The Handyman Badge
I imagine for some people the idea of owning a bakery is a dreamy idea. In this dream the day probably starts just as the sun begins to rise. I make a cup of coffee, and arrive at the bakery to enjoy a freshly baked cinnamon roll made by the “really early baker” which I immediately enjoy with another cup of delicious coffee and then proceed to begin making whatever I feel like followed by decorating a cake or two. Then I read cookbooks during lunch to come up with the perfect cookie to try after lunch followed by all my messes magically cleaned up when I am ready to head home for the day. That sounds like a dream job. And it is. But it isn’t mine.
When I arrived at work on a very very hot and humid summer day in July, our wedding coordinator reminded me how no one but herself ever emptied the water bucket of the dehumidifier, even though I insisted I thought that I was the only one, and the tray that I had custom made for dispersing the water from the portable air conditioner broke and now she had to use an antique glass cake plate because nothing else would fit and it actually spilled water all over the floor as she walked to the sink. What this translates into is “Please solve this terrible problem I have because I think that is your job.” It usually is.
So I made a list of what I thought I needed, looked around to see if there was something else broken and headed off to the hardware store. I spent time with one of the numerous human helpers at Ace Hardware, who I greatly appreciate, and left with handfuls of stream of consciousness problem solving objects including dowel rods, batteries, wallpaper paste, two different kinds of rubber tubing, a fresh pack of razor blades, 4 D batteries and a plastic plant saucer.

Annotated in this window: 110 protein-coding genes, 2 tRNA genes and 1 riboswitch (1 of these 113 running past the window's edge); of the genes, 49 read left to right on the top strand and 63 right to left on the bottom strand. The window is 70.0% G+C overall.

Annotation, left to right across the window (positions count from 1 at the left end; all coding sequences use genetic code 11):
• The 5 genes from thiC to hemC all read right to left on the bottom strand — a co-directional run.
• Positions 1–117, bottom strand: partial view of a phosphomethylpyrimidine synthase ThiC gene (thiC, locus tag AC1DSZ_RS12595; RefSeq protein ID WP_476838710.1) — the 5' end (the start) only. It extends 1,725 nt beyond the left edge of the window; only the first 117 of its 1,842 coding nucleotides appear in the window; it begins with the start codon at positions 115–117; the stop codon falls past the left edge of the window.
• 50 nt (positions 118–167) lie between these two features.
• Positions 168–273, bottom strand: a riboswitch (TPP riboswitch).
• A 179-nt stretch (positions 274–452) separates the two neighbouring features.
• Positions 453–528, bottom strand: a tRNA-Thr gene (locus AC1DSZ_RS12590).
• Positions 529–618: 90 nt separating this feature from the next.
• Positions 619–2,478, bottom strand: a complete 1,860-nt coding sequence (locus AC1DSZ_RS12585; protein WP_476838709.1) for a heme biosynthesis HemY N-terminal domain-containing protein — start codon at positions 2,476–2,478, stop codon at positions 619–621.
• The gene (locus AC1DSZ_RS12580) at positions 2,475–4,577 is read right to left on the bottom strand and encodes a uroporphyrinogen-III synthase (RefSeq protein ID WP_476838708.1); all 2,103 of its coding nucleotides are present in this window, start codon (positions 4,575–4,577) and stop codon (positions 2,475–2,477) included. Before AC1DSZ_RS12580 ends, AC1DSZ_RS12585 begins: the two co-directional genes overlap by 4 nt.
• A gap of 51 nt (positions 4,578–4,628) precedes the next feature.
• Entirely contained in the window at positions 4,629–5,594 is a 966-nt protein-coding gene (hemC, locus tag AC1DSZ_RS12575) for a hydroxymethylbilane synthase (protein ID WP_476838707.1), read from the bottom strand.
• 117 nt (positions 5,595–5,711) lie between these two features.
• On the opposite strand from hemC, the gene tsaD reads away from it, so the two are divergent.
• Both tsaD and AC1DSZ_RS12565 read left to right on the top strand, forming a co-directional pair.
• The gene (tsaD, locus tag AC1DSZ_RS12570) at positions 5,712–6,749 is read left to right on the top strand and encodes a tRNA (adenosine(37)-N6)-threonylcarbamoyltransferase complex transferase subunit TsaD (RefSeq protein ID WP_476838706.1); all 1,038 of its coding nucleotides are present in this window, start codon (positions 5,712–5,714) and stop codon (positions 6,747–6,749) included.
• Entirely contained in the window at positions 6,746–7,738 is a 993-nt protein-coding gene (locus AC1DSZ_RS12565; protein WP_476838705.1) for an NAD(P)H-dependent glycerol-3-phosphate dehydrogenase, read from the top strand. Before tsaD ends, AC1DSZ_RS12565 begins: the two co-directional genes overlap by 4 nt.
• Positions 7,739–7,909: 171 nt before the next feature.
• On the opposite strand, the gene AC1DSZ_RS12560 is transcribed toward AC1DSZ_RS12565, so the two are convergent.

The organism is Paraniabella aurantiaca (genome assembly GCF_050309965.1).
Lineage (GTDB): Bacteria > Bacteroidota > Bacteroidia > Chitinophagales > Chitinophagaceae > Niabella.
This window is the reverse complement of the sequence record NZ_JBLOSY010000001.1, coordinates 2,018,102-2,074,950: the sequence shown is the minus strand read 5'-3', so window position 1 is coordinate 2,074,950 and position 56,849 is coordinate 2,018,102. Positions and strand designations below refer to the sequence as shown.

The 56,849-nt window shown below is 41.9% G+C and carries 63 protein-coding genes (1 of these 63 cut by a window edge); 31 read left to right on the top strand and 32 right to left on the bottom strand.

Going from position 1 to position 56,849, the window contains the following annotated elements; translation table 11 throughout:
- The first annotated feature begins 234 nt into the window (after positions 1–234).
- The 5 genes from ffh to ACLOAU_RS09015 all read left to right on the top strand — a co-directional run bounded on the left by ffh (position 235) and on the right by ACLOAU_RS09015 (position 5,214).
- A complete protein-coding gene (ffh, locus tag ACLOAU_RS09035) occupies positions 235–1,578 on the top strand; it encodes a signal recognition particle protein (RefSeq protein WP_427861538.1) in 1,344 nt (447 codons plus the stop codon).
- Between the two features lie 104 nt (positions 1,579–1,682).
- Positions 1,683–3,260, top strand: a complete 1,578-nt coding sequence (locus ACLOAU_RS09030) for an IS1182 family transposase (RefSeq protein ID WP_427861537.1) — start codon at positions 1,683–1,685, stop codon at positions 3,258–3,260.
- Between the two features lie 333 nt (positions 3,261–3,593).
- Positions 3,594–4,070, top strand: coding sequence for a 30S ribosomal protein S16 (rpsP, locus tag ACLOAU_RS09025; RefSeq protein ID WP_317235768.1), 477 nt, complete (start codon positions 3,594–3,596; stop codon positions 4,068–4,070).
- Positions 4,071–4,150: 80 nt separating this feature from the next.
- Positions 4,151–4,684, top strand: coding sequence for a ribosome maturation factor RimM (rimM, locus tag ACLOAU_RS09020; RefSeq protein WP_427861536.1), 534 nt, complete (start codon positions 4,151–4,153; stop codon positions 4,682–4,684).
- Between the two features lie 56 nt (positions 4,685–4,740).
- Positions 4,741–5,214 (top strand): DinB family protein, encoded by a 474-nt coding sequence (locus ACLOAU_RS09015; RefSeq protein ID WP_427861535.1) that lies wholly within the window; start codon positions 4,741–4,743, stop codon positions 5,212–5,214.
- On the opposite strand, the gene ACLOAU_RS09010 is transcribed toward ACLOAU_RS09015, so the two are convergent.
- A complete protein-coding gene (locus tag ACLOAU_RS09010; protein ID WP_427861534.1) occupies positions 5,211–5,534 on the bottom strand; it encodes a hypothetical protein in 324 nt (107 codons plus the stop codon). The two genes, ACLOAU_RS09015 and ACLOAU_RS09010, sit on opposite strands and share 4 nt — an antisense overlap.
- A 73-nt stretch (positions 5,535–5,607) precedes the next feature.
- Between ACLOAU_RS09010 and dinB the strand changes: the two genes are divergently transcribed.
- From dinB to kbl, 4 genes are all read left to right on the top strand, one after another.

When I am running errands I often call my Mom. Today I called her to let her know that if it wasn’t for her showing me how to put new plugs on lamps, repair broken toilet handles, replace the ring on a leaky faucet or to yank giant unwanted bushes out of her front yard with her car and a rope, I would probably not be able to own a bakery because fixing things that are broken is what I do a lot of.
“Was it our practical Gramps?” I asked, who had taught his only daughter how to take care of broken things. Her answer was no. She told me when she was in the Girl scouts there was a badge offered called The Handywoman Badge. No one had signed up for it but my mother. She didn’t remember who taught it, but she learned all of those wondrous things as a young girl, daughter of a firemen and a teacher and luckily passed it on to me which has probably made it possible for me to own a bakery.